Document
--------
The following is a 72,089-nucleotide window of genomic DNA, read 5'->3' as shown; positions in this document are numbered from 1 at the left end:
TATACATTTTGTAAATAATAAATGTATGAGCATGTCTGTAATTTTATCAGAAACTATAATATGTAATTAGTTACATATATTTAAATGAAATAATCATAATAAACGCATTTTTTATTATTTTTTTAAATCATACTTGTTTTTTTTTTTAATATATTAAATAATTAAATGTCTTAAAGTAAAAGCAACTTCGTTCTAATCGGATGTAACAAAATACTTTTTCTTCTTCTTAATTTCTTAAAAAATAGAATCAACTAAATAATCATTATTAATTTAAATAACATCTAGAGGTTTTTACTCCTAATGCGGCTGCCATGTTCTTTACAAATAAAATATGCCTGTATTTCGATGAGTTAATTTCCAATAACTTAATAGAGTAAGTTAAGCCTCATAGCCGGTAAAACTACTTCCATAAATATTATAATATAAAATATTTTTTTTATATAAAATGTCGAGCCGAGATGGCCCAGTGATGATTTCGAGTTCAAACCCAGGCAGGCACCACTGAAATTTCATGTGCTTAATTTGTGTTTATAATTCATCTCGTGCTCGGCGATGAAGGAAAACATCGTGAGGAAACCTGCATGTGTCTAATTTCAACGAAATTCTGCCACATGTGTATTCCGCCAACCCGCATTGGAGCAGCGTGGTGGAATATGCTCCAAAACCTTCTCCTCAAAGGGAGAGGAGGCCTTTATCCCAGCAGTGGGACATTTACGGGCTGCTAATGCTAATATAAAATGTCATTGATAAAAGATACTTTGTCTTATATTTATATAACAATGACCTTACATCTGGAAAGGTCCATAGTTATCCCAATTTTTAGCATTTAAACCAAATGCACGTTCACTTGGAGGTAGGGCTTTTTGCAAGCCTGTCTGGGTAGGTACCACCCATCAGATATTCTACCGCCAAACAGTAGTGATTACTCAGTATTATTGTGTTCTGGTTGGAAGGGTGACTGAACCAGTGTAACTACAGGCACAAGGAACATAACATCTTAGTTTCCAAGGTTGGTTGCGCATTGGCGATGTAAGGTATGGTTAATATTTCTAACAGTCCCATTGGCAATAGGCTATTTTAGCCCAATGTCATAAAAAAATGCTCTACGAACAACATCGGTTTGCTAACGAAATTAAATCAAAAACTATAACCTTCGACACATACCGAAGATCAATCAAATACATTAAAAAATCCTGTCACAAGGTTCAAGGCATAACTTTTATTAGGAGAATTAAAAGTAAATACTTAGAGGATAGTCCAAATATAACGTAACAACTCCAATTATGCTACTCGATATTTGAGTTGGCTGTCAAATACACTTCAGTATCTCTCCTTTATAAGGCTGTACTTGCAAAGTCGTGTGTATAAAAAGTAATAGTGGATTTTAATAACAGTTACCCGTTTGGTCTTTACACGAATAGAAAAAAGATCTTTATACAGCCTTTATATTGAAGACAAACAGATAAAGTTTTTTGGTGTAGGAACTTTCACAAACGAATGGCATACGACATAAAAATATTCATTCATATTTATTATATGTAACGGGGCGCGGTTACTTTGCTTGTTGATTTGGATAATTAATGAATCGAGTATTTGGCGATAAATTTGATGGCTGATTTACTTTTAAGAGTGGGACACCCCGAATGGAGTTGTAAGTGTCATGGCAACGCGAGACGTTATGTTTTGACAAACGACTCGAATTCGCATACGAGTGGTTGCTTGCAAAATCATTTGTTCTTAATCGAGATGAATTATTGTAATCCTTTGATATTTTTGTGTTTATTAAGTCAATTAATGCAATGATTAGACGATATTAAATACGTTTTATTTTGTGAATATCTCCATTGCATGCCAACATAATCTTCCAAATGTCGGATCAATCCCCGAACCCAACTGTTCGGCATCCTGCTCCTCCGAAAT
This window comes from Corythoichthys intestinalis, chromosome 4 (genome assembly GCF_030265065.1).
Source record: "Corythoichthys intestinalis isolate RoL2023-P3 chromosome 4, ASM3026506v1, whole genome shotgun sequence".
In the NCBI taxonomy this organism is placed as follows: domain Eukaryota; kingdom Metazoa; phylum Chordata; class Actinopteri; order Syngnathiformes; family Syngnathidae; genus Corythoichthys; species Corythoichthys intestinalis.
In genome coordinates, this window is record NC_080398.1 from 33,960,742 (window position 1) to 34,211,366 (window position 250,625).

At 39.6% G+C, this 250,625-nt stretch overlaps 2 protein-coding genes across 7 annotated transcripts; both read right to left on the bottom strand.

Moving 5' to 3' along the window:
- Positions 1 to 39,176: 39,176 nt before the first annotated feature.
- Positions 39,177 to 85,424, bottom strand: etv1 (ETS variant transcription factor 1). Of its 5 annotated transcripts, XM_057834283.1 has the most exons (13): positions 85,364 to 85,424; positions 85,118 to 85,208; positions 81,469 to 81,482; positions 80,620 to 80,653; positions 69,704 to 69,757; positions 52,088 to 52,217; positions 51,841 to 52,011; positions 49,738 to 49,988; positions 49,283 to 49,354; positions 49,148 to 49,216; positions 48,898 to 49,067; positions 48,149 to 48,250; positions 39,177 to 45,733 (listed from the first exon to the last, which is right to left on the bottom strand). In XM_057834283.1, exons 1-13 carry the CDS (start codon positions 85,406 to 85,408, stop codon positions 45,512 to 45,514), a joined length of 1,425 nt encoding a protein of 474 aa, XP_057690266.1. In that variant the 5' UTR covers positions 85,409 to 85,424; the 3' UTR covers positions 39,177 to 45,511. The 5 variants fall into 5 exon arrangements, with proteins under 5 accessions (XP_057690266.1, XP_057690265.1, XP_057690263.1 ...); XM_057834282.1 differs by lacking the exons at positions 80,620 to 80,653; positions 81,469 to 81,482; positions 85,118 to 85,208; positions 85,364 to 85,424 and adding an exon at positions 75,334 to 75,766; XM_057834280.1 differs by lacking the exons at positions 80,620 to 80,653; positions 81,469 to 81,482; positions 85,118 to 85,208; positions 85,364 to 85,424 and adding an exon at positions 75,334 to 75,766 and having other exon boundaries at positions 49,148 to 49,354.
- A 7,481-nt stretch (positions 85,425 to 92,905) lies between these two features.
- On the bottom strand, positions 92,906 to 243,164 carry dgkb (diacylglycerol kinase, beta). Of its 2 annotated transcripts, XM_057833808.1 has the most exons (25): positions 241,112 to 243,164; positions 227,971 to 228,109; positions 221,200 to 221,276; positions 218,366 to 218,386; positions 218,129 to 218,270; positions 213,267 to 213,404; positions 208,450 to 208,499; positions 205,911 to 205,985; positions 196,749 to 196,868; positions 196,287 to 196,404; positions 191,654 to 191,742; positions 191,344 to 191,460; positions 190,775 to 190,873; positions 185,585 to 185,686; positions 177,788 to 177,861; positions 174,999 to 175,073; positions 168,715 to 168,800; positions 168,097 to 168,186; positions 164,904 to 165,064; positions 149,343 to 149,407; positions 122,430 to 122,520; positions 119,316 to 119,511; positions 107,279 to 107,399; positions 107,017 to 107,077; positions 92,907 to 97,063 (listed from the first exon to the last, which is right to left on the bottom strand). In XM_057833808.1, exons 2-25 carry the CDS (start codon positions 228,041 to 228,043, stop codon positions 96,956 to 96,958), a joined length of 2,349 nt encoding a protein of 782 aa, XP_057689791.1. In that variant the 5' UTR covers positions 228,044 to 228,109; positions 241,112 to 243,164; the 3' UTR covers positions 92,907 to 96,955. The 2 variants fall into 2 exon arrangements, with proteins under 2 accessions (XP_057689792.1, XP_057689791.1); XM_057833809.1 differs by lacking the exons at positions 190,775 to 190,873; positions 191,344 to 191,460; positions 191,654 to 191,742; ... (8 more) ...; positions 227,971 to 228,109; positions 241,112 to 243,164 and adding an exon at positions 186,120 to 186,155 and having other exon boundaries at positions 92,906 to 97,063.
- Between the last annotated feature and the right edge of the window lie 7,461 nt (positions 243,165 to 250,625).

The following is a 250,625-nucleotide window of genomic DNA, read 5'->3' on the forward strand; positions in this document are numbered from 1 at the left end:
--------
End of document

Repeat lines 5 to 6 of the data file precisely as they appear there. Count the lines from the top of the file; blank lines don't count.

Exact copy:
In the NCBI taxonomy this organism is placed as follows: domain Eukaryota; kingdom Metazoa; phylum Chordata; class Actinopteri; order Syngnathiformes; family Syngnathidae; genus Corythoichthys; species Corythoichthys intestinalis.
In genome coordinates, this window is record NC_080398.1 from 33,960,742 (window position 1) to 34,211,366 (window position 250,625).